Delta areas create industry chain to profit from green assets
Rural areas in the Yangtze River Delta have formed an industry chain to generate wealth from green assets as traditional Chinese herbal medicine gains in popularity.
Chinese herbal medicine material bases in rural Lishui, Zhejiang Province, and An'qing, Anhui Province, supply health product manufacturers with shiitake mushrooms, glossy ganoderma, and fuling (poria cocos).
Qingyuan County in Lishui has 2.5 million mu (166,667 hectares) of forest land and 86 percent forest coverage, making it ideal to develop a forest economy.
According to Xinhua News Agency, the Food and Agriculture Organization of the UN recognized the Qingyuan Forest-Mushroom Co-culture System (QFMCS) as the only Globally Important Agricultural Heritage System (GIAHS) that focuses on edible fungi.
A high-altitude mountainous agroforestry system, QFMCS encourages sustainable forest management, the growth of the mushroom industry, and the use of resources in a cycle.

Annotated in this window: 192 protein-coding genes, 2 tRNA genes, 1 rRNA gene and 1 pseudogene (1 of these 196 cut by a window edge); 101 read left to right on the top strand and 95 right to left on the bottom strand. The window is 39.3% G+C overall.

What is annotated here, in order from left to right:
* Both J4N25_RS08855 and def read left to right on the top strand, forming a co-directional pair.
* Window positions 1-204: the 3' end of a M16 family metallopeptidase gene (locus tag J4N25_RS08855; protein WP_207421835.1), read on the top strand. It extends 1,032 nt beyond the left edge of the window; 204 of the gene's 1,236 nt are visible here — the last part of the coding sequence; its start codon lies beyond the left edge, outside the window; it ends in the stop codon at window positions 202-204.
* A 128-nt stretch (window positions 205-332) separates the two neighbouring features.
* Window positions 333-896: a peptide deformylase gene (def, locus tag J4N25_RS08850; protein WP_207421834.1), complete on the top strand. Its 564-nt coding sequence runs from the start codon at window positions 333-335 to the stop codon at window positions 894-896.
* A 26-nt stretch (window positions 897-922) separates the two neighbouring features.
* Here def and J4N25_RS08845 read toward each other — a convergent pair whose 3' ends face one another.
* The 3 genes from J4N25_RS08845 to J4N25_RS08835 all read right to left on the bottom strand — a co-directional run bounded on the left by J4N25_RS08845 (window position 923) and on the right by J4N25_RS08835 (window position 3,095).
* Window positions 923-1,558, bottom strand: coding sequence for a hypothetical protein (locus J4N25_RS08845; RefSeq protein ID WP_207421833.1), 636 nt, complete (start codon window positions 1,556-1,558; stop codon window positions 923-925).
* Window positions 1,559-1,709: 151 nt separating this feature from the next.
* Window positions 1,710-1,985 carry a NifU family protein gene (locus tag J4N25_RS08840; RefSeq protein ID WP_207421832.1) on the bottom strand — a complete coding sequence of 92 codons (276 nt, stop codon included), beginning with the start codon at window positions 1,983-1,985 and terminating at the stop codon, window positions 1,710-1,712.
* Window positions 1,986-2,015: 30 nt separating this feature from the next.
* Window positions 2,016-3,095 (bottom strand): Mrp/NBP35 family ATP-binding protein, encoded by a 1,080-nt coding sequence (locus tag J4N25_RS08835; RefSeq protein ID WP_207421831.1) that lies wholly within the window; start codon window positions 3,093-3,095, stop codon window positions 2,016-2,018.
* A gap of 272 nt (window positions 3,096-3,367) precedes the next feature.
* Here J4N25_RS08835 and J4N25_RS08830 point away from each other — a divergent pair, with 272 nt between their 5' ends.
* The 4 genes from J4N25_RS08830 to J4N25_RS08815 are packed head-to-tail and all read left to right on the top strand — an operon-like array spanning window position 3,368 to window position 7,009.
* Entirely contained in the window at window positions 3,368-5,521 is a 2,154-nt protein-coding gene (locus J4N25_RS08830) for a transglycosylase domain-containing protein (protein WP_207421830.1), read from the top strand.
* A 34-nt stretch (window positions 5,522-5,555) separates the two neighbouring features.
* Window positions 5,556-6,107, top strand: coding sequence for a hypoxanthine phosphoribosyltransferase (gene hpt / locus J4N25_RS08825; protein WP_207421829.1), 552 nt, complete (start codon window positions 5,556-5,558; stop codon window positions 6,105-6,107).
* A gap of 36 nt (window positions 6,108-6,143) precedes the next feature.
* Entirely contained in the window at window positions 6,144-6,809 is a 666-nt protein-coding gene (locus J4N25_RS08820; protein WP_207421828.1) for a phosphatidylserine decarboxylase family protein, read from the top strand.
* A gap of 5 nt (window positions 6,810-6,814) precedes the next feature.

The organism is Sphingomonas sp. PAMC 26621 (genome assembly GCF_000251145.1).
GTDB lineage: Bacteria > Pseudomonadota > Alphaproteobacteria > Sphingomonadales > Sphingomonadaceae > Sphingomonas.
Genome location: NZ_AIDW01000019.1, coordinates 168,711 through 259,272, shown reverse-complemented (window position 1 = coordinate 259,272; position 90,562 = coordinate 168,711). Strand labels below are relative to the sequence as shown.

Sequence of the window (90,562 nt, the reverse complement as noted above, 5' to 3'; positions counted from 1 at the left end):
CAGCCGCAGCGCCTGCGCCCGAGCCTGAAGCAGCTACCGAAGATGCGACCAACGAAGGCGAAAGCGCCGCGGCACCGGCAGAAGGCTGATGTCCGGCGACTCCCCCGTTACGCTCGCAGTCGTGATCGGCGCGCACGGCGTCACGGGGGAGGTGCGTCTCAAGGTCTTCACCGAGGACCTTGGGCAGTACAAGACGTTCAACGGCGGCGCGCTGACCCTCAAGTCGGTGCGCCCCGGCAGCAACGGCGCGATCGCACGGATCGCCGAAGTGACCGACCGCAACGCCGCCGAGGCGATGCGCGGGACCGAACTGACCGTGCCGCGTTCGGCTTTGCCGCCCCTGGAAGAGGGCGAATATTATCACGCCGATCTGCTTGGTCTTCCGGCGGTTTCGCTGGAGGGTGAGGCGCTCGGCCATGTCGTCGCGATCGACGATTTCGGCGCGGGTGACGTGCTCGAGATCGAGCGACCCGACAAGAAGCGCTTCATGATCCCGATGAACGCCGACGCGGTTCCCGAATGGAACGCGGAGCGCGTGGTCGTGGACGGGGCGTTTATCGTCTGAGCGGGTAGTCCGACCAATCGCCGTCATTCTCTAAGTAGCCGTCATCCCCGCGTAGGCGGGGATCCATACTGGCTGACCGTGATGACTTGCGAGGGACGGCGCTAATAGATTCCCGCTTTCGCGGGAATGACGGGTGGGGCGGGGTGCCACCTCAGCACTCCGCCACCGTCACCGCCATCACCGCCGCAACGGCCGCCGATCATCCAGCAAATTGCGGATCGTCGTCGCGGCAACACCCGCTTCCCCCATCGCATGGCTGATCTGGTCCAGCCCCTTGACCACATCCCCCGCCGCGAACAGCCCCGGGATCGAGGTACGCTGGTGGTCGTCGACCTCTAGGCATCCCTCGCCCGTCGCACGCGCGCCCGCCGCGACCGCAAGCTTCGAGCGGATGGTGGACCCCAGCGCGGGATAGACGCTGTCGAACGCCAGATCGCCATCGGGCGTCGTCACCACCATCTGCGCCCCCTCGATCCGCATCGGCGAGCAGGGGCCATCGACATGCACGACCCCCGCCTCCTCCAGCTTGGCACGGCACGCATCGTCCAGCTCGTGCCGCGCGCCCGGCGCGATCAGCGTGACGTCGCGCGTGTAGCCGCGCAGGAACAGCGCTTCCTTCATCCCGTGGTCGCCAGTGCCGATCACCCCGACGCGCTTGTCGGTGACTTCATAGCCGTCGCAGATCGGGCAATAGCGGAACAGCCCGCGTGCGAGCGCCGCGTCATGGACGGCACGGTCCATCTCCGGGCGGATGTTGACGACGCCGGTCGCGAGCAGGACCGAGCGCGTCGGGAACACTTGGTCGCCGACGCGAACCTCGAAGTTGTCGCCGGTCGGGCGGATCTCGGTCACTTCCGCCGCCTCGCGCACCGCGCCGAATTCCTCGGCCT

Shiitake mushroom cultivation began 800 years ago in Qingyuan. The county exported 396 million yuan (US$57.91 million) of edible fungi last year.
Many herbal medicine materials are supplied to companies like Infinitus, a Chinese herbal health product company that manages the entire industry chain from the farm field to the tip of the tongue.
The company with 697 patents has traceable plantations and management bases for Chinese herbal medicine in dozens of locations.
Authorities and firms have increased local farmers' income, and some young people are returning home.
Wu Yuanyan, 53, has 30 years of experience in producing shiitake mushrooms. He is in charge of a shiitake mushroom base in Qingyuan.
After his 20 mu of farmland became part of the industry chain, his annual income increased by nearly 30 percent.
Villagers who plant, pick and manage shiitake mushrooms saw their annual income increase by 30,000 yuan (US$4,391) to 40,000 yuan.
"We received training and certification on Chinese herbal medicine plantation and management, as well as modern and standardized planting methods, which increased our yields," Wu said.